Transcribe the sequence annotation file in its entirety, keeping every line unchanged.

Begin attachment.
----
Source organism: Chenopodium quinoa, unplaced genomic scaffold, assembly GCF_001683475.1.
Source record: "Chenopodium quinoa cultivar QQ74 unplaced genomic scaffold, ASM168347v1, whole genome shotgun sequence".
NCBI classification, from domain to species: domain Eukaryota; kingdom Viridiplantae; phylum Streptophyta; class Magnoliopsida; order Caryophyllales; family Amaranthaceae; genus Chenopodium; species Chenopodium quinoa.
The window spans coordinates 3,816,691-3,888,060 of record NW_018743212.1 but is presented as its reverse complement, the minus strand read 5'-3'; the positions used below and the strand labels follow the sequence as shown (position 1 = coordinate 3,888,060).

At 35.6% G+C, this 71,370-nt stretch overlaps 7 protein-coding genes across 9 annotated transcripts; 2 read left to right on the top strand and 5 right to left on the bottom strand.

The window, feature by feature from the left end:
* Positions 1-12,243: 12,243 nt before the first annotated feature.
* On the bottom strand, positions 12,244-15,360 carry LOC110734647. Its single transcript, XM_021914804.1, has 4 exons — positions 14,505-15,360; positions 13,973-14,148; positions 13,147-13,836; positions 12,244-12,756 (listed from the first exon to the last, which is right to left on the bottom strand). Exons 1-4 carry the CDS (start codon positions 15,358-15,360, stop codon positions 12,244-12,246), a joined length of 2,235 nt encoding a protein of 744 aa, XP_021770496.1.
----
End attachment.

Source organism: Chenopodium quinoa, unplaced genomic scaffold, assembly GCF_001683475.1.
Source record: "Chenopodium quinoa cultivar QQ74 unplaced genomic scaffold, ASM168347v1, whole genome shotgun sequence".
NCBI classification, from domain to species: domain Eukaryota; kingdom Viridiplantae; phylum Streptophyta; class Magnoliopsida; order Caryophyllales; family Amaranthaceae; genus Chenopodium; species Chenopodium quinoa.
The window spans coordinates 3,816,691-3,888,060 of record NW_018743212.1 but is presented as its reverse complement, the minus strand read 5'-3'; the positions used below and the strand labels follow the sequence as shown (position 1 = coordinate 3,888,060).

At 35.6% G+C, this 71,370-nt stretch overlaps 7 protein-coding genes across 9 annotated transcripts; 2 read left to right on the top strand and 5 right to left on the bottom strand.

The window, feature by feature from the left end:
* Positions 1-12,243: 12,243 nt before the first annotated feature.
* On the bottom strand, positions 12,244-15,360 carry LOC110734647. Its single transcript, XM_021914804.1, has 4 exons — positions 14,505-15,360; positions 13,973-14,148; positions 13,147-13,836; positions 12,244-12,756 (listed from the first exon to the last, which is right to left on the bottom strand). Exons 1-4 carry the CDS (start codon positions 15,358-15,360, stop codon positions 12,244-12,246), a joined length of 2,235 nt encoding a protein of 744 aa, XP_021770496.1.